McGeoch said sheep slaughter numbers were up 54 per cent for the first quarter of 2023, compared to the same quarter the previous year, while numbers were up 85 per cent year on year (75 per cent above the five-year average) in the second quarter.

On average Australia has its lowest sheep slaughter number in the second quarter, so McGeoch said these high numbers signalled the sheep market was not getting the "traditional break" that would normally occur between the two lambing seasons, which allows the market to "reset and run itself out of a bit of supply".

"So we're going from last year's lambs at very high numbers into new season lambs at high numbers and the market is not getting any respite," he said.

He added high sheep numbers going to market in recent months had been exacerbated by the poorer seasonal conditions in parts of the country - particularly in central to northern New South Wales.

"That said, these numbers of sheep are still not as high as what we saw hitting the market back in late 2018 and early 2019 when dry conditions were very severe," he said.

CATTLE INDUSTRY SLIGHTLY BETTER OFF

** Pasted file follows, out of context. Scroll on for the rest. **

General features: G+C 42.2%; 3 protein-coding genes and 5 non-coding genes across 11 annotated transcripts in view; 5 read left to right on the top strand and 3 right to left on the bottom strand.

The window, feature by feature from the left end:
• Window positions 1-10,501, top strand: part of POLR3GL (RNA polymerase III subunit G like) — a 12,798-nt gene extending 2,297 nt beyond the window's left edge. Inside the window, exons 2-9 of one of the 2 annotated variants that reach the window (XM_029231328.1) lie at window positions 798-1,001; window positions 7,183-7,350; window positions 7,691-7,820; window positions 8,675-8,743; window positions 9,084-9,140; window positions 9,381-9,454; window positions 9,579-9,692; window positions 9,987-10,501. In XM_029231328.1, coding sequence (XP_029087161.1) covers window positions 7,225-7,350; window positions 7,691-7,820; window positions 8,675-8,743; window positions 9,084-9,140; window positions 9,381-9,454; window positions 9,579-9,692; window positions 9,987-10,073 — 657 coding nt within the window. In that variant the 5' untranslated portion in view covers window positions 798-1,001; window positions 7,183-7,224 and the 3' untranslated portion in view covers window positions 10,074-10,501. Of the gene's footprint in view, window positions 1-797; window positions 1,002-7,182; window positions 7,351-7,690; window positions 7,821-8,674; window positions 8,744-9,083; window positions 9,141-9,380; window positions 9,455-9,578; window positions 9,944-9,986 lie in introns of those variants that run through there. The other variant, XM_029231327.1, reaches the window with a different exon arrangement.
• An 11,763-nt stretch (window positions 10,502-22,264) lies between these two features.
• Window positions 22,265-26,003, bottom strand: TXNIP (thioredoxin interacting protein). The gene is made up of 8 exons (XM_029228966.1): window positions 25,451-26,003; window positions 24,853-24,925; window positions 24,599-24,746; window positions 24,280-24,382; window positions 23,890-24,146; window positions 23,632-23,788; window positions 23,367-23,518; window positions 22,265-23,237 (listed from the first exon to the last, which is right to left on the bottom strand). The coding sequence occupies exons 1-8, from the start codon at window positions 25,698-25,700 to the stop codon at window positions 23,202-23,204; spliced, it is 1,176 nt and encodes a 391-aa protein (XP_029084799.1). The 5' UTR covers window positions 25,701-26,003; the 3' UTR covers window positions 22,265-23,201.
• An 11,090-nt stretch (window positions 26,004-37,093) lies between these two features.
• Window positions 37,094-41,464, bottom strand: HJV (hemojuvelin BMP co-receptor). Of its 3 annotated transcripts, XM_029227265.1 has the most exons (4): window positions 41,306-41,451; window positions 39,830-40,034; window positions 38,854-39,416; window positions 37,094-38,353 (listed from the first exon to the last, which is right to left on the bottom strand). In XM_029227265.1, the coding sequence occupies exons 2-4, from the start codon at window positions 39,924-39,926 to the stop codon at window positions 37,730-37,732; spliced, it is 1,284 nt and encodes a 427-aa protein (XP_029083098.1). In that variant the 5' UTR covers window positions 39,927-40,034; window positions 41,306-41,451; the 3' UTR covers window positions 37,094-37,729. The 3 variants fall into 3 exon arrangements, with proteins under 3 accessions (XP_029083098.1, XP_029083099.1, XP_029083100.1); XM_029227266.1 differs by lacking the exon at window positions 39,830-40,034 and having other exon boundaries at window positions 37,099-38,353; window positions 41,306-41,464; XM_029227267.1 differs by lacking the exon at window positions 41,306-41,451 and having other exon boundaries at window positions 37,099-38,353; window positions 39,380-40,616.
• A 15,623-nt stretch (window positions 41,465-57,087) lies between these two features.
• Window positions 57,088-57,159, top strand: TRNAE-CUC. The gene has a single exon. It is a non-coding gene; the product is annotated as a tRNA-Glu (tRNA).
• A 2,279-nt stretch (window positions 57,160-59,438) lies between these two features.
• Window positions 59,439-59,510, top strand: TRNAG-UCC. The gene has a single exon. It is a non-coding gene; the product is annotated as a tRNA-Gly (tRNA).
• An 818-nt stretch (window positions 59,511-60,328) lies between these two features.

While there has been an increase in year-on-year cattle slaughter numbers for the second quarter of the year, Gidley-Baird said they weren't at the record high levels seen in sheep meat.

"Although it's still a way off where we were in 2018 and 2019, we have had the highest female quarter two slaughter numbers since 2020 (up 26 per cent year on year), which indicates that maybe we've moved through the whole herd-rebuild phase and producers are starting to make decisions about how many cattle they want on the ground at the moment," he said.

Rather than cattle-herd numbers, Gidley-Baird said it was high volumes of stock already in the system and lack of "capacity" among processors that was having the biggest influence on the beef market, with global protein inventory levels very high.

"In Japan, one of our largest markets, ‘beef in storage' figures are 18 per cent higher than the five-year average, albeit starting to level out," he said.

"Congestion in the supply chain, with large amounts of stock already in inventory, is one of the main things holding up the system at the moment for the beef market.

"So, if we start to see volumes move through the system a lot quicker, it will give processors a degree of relief that there is a home for their beef to go to and they'll start adding extra shifts to increase capacity."

Beef supplies may soon begin to move more quickly through the global supply chain due to factors like the lead up to Chinese Lunar New Year in early 2024 and a contraction in US beef production and exports.

For sheep global demand will likely take longer to recover, but in the longer term, when the global market demand does return, Gidley-Baird said Australia will be well placed to service export demand for lamb and sheepmeat.

"The way I am describing it is that it is a slighter brighter light at the end of a slightly shorter tunnel for the cattle industry compared to the sheep industry at the moment," he said.